Foraminiferans are Amoeba-like single-celled organisms found either free-floating or attached to surfaces in marine ecosystems. Many build ornate tests (shells) from calcium carbonate, and planktonic forms are widely used in biostratigraphy (the use of small fossils to date sedimentary rocks), but others lack the ability to produce their own biominerals, and instead construct protective coverings by cementing together other items.
In a paper published in the journal Zootaxa on 10 June 2013, a team of scientists led by Manuel Maldonado of the Centro de Estudios Avanzados deBlanes describe a new species of agglutinated Foraminiferan from the Seco de Palos seamount in the Western Mediterranean.
The new species is placed in the genus Spiculosiphon, and given the specific name oceana, in honour of the non-profit organization for ocean conservation OCEANA, which was responsible for the collection of the samples from which the species is described. Spiculosiphonoceana lives attached to a substrate by a long stalk, both the stalk and the main body being covered by agglutinated Sponge spicules, though these are arranged laterally in a slight spiral around the stalk but radiate out from the body.
(A) General view of the Spiculosiphon oceana. (B) Detail of capitate region of the holotype, showing the globelike, central structure and the radiating tracts of spicules. Maldonado et al. (2013).
Spiculosiphon oceana is a giant by Foraminiferan standards, reaching in excess of 4 cm in length. It is only the second species assigned to the genus Spiculosiphon; the first species, Spiculosiphon radiata is also large, but less so than Spiculosiphon oceana, reaching only about 2 cm. This species was described from specimens collected off the coast of Norway in 1964.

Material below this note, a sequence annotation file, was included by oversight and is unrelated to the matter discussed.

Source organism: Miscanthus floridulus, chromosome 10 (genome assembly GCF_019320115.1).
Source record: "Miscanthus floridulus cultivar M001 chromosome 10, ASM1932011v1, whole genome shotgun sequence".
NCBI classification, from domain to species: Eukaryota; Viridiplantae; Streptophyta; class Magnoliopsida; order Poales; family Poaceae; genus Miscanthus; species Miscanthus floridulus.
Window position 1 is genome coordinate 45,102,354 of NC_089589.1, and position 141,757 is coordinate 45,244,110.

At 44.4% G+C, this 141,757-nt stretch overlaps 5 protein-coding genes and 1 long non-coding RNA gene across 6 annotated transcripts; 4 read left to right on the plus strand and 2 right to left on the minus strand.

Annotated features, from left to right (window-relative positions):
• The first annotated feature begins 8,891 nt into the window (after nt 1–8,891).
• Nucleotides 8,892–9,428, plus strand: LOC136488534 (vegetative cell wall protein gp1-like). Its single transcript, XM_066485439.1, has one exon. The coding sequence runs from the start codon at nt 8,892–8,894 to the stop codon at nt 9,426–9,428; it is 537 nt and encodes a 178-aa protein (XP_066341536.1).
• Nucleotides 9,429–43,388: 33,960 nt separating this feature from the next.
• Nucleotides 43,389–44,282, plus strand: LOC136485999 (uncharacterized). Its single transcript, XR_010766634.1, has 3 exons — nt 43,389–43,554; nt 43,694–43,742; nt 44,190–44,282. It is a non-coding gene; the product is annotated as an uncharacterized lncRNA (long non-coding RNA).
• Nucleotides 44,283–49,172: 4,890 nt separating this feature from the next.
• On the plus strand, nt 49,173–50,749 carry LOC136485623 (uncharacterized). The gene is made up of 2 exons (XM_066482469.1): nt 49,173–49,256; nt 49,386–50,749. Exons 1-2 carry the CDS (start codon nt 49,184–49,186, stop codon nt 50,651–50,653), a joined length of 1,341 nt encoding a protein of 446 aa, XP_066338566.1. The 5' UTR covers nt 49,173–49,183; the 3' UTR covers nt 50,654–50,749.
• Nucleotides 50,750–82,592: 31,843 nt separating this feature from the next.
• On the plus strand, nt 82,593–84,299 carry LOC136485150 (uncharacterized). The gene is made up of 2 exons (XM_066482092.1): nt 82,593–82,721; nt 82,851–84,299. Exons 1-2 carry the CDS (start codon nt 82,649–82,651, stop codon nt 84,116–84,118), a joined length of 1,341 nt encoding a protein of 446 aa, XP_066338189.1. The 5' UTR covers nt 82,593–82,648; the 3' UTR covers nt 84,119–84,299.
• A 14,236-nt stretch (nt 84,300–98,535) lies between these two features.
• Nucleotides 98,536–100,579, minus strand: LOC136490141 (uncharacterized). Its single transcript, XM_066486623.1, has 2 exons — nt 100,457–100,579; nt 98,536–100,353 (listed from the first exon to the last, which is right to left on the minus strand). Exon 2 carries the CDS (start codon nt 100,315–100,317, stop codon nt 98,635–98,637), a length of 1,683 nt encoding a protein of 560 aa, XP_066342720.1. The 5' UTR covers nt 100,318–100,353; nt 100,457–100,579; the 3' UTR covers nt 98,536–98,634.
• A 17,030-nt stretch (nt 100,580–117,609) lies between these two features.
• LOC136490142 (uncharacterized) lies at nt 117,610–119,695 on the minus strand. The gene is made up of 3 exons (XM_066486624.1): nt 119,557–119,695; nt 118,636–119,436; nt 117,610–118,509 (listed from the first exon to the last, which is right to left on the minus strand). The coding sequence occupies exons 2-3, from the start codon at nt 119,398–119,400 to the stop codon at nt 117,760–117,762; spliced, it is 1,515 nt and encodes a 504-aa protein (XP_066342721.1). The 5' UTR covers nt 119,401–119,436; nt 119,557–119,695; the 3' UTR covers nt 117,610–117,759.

Maldonado et al. note that both species of Spiculosiphon show remarkable convergent evolution with some small species of Carnivorous Sponge, using scavenged Sponge spicules to build a body very similar in form to the Sponge; both organisms then trapping relatively large prey and dissolving it externally.
(A) View of the carnivorous sponge Asbestopluma hypogea soon after trapping a small Copepod. The sponge isdisplaying the spiny-headed morphology, which is typical after a period of starvation in order to maximize the chances of new prey capture. (B) View of the capitate region of Spiculosiphon oceana for a comparison with the body shape of the Carnivorous Sponge. Maldonado et al. (2013).
Maldonado et al. further observe that many agglutinated Foraminiferans appear to have a preference for Sponge spicules when incorporating material into their tests, while tending to reject other sources of biogenic silica such as Diatom shells. They suggest that this may be linked to the ancient nature of the group; the earliest Foraminiferans are thought to have appeared about 770 million years ago, in the Middle Cryogenian Period (about the same time as the earliest Sponges), while the Agglutinated Foraminiferans are thought to have arisen in the late Ediacaran or early Cambrian, about the same time as the earliest Siliceous Sponges (Sponges producing spicules made of silica). The earliest Diatoms appeared in the Early Jurassic, about 199 million years ago, by which time Agglutinated Foraminiferans had evolved to use Sponge spicules wherever possible.